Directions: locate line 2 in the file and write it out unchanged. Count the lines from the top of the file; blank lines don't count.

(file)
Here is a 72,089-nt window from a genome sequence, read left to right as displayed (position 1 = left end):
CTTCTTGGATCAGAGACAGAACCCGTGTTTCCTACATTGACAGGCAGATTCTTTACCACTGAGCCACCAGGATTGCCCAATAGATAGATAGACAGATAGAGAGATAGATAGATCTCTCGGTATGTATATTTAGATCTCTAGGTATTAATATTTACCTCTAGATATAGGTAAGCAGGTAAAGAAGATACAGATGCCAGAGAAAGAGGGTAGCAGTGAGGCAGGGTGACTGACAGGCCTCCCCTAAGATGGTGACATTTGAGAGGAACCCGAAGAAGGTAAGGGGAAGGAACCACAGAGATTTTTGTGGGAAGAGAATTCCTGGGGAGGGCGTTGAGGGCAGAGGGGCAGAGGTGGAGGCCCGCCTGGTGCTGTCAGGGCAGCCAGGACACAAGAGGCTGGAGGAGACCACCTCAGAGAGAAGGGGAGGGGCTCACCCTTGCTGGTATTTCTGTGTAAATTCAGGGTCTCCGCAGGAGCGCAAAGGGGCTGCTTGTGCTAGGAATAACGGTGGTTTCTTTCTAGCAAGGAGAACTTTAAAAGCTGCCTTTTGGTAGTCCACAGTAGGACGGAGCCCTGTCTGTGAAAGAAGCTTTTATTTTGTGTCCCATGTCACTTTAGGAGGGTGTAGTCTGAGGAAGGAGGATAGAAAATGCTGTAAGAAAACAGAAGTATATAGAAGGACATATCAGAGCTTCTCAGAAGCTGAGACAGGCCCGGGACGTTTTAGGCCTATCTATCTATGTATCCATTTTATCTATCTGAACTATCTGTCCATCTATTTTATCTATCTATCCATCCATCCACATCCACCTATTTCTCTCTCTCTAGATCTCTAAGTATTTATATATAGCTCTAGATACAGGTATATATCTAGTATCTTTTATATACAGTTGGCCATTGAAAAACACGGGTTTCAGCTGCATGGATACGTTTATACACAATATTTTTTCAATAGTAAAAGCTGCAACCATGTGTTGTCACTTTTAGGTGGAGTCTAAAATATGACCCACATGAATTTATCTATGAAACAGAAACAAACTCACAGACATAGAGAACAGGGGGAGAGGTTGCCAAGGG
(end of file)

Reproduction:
CTTCTTGGATCAGAGACAGAACCCGTGTTTCCTACATTGACAGGCAGATTCTTTACCACTGAGCCACCAGGATTGCCCAATAGATAGATAGACAGATAGAGAGATAGATAGATCTCTCGGTATGTATATTTAGATCTCTAGGTATTAATATTTACCTCTAGATATAGGTAAGCAGGTAAAGAAGATACAGATGCCAGAGAAAGAGGGTAGCAGTGAGGCAGGGTGACTGACAGGCCTCCCCTAAGATGGTGACATTTGAGAGGAACCCGAAGAAGGTAAGGGGAAGGAACCACAGAGATTTTTGTGGGAAGAGAATTCCTGGGGAGGGCGTTGAGGGCAGAGGGGCAGAGGTGGAGGCCCGCCTGGTGCTGTCAGGGCAGCCAGGACACAAGAGGCTGGAGGAGACCACCTCAGAGAGAAGGGGAGGGGCTCACCCTTGCTGGTATTTCTGTGTAAATTCAGGGTCTCCGCAGGAGCGCAAAGGGGCTGCTTGTGCTAGGAATAACGGTGGTTTCTTTCTAGCAAGGAGAACTTTAAAAGCTGCCTTTTGGTAGTCCACAGTAGGACGGAGCCCTGTCTGTGAAAGAAGCTTTTATTTTGTGTCCCATGTCACTTTAGGAGGGTGTAGTCTGAGGAAGGAGGATAGAAAATGCTGTAAGAAAACAGAAGTATATAGAAGGACATATCAGAGCTTCTCAGAAGCTGAGACAGGCCCGGGACGTTTTAGGCCTATCTATCTATGTATCCATTTTATCTATCTGAACTATCTGTCCATCTATTTTATCTATCTATCCATCCATCCACATCCACCTATTTCTCTCTCTCTAGATCTCTAAGTATTTATATATAGCTCTAGATACAGGTATATATCTAGTATCTTTTATATACAGTTGGCCATTGAAAAACACGGGTTTCAGCTGCATGGATACGTTTATACACAATATTTTTTCAATAGTAAAAGCTGCAACCATGTGTTGTCACTTTTAGGTGGAGTCTAAAATATGACCCACATGAATTTATCTATGAAACAGAAACAAACTCACAGACATAGAGAACAGGGGGAGAGGTTGCCAAGGG